Saturday, October 15, 2005

Upcoming WTO ministerial meeting; people march for "fair trade"

Rally against the WTO

Beautiful side of sadness

I was walking with my brother the other day and we were looking at some window displays of clothes. He pointed to an outfit with a white long sleeved polo shirt topped with a black V-neck sweater or pull as they call it here in Geneva. He said, “Ate, that matches you. Black suits you,” he said. I asked, “Why?” He said, “You know the beautiful side of sadness.” Taken aback by such a poetic expression of the appreciation of gothic living, I asked him to explain what he meant. He said, “It’s like those people who wear black know what is behind sadness. Like there is always a silver lining behind every cloud.” He said of himself, as he is a dark-donning adolescent man, “It’s like asking why do sad things happen, there must be a reason.”

This was coming from a 15-year old boy, almost 16 next week.

(I have a closet full of black apparel which my mom points out whenever she can and asks if I’m mourning. It’s nice to know that there is a beautiful side to sadness.)

Monday, October 10, 2005

to "GARCIFY" or not?

in light of the recent political developments in the philippines, especially the "alleged" vote-rigging of the incumbent president and the persons identified with the "hello garci" tapes as well as the prominent actors in the impeachement hearing, i am posting an email i received for proposed additions to our vocabulary (either filipino or english, doesn't matter):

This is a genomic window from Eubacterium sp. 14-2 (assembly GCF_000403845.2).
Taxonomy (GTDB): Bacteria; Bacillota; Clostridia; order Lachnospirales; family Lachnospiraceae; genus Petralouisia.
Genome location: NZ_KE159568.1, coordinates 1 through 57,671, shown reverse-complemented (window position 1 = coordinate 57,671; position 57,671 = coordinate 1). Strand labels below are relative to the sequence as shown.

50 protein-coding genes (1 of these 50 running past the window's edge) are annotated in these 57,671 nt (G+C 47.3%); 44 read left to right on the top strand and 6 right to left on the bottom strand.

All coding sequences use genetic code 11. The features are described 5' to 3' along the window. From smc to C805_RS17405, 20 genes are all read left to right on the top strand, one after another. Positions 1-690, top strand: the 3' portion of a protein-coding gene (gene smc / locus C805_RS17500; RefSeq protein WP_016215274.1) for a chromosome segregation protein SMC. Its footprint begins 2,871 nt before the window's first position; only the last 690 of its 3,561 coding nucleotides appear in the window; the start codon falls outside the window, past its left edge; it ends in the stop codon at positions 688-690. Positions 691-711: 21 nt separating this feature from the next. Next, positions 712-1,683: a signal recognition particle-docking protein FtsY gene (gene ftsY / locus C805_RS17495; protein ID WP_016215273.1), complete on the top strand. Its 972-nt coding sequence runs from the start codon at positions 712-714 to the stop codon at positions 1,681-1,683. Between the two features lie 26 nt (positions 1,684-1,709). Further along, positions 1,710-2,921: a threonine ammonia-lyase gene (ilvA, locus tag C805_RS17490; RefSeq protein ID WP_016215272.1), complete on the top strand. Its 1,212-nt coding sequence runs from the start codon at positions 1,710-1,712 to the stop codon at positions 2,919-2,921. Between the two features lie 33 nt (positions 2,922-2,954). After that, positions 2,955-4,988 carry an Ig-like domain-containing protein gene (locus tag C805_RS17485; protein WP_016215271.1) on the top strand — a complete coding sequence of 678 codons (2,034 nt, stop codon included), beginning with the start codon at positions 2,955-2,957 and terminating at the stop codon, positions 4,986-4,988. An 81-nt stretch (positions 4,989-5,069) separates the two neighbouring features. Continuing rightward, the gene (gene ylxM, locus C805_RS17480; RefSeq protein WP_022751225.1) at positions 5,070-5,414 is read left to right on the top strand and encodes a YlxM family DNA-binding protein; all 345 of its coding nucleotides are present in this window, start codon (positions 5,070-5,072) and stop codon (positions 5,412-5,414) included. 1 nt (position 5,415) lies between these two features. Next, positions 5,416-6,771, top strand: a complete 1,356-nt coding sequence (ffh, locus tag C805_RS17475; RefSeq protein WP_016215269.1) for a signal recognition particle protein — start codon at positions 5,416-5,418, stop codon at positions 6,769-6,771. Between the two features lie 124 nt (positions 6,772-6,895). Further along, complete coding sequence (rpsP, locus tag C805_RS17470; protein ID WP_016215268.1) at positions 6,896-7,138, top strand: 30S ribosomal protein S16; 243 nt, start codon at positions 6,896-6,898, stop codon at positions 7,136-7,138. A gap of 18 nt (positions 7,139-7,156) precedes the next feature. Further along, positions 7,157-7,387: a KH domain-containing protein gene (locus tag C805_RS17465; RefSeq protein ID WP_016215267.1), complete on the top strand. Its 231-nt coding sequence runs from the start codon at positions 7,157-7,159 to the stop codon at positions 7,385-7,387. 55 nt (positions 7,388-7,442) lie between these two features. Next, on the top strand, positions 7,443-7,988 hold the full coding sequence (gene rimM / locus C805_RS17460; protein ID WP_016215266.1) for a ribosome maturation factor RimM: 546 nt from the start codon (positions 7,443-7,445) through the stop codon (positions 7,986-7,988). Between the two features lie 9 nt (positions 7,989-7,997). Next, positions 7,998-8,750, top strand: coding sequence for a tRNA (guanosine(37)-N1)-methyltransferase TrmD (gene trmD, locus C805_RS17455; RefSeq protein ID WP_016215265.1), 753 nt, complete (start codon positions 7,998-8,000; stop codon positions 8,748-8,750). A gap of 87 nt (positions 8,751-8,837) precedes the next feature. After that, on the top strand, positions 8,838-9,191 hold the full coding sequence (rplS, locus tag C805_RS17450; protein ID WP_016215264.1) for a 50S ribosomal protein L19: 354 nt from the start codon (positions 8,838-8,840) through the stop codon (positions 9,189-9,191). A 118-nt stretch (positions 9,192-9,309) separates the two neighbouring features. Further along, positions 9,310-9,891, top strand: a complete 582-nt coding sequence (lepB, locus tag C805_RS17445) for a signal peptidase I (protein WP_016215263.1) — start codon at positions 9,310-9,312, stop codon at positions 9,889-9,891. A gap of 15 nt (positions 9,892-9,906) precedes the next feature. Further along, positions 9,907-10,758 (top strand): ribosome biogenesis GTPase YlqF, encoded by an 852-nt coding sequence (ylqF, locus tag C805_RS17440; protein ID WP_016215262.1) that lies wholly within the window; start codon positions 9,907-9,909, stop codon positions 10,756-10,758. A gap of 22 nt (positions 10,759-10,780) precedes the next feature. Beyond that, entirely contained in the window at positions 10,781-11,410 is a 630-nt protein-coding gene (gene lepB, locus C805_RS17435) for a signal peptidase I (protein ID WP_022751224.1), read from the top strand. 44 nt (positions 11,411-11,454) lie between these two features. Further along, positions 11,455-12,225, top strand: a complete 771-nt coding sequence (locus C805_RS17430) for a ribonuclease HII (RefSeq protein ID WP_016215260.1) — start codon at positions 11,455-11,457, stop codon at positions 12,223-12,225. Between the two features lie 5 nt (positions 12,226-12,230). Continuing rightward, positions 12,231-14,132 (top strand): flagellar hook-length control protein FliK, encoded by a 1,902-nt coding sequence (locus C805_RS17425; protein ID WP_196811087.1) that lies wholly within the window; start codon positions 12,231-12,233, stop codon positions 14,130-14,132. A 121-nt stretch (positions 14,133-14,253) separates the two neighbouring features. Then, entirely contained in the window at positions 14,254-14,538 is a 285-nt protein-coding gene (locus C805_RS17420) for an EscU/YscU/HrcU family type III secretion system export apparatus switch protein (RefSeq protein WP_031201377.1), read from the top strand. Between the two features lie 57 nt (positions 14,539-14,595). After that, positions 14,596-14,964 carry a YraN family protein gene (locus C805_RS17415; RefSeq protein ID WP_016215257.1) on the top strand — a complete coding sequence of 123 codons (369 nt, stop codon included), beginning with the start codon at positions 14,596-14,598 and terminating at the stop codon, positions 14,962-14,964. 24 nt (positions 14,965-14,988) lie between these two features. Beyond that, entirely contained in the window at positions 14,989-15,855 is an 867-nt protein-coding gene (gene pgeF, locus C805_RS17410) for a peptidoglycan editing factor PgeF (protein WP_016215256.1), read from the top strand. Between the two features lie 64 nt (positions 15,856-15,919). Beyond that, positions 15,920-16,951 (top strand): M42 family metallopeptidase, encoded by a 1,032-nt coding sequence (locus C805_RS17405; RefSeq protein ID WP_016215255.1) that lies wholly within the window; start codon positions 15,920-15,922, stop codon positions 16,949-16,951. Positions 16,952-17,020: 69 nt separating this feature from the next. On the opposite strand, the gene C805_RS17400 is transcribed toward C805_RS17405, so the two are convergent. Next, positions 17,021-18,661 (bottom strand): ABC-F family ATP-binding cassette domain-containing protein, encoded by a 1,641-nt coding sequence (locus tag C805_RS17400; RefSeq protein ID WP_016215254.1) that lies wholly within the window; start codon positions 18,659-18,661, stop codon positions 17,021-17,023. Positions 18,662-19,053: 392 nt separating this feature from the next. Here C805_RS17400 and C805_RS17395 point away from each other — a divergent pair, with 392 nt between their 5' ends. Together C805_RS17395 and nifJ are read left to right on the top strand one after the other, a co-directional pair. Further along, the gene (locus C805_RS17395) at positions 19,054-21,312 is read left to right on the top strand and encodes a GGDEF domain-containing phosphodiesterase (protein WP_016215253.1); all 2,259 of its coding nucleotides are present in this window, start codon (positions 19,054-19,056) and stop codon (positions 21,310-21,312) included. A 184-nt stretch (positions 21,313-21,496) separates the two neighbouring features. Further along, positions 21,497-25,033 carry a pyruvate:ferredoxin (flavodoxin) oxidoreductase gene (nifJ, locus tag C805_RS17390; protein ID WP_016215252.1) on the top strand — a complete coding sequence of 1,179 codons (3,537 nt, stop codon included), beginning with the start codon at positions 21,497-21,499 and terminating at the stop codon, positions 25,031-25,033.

> It's time to have some fun. I think we should
> propose adding the
> following words to the lexicon. Just remember one
> thing... YOU CANNOT
> QUOTE ME! For all intents and purposes, my name is
> Anoni Moose. :)
> 1) garcify
> a) to distort results
> b) to cheat in an election
> Used in a sentence: "The president was unable to
> evade
> allegations that she garcified her way to the
> highest office in
> the land." Or, "There are claims that the
> Philippines has
> become irreversibly garcified, claims which are
> becoming
> increasingly difficult to refute."
> 2) norberse
> a) to be purposely obtuse
> b) to obfuscate in an attempt to hide the truth
> Used in a sentence: "The official remained norberse
> all through
> the hearing, leading many to think he was clumsily
> trying to
> protect someone." Or, "There is no truth to the
> claim that
> norbersity can be cured through the slow ingestion
> of
> potassium-laden bananas."
> 3) miriamphony
> a) a verbose and lilting discourse during which the
> speaker drifts in
> and out of reality
> Used in a sentence: "The senator perorated in the
> expected
> miriamphony as she once again sought to prove to all
> and sundry that
> she
> was not insane." Or "Her miriamphony fooled no one
> --- she swiftly
> erased
> all remaining doubts about the state of her reason
> with her diatribe."
> 4) nogralese
> a) manner of political discourse in which a speaker
> pretends to agree with one side for as long as they
> are useful to him
> Used in a sentence: "Day after day, the congressman
> mollified his opponents with his smooth and unctuous
> nogralese,
> catching the unwary by surprise when he later
> removed them from their
> posts." Or, "Even his friends begin to flee to
> remote locations once he
> starts spouting his nogralese."
> 5) joedevivre
> a) a lifestyle which is devoted to always attempting
> to please others
> and never having to choose between right and wrong
> Used in a sentence: "His joedevivre caused his
> eventual downfall,
> as the electorate finally saw him for what he truly
> was." Or,
> "His joedevivre forced him to consistently refuse to
> play a
> simple game of chess, because there are no gray
> areas on a chess
> board."
> 6) dequirose
> a) having a Quixotic bent
> b) used to describe one who is constantly vilified
> by critics for his
> insistence that all public officials must be held
> accountable,
> regardless of which sector of society they belong to
> or who they are
> connected to
> Used in a sentence: "Despite virulent ad hominem
> attacks,
> the writer remained dequirose, steadfast in his
> convictions."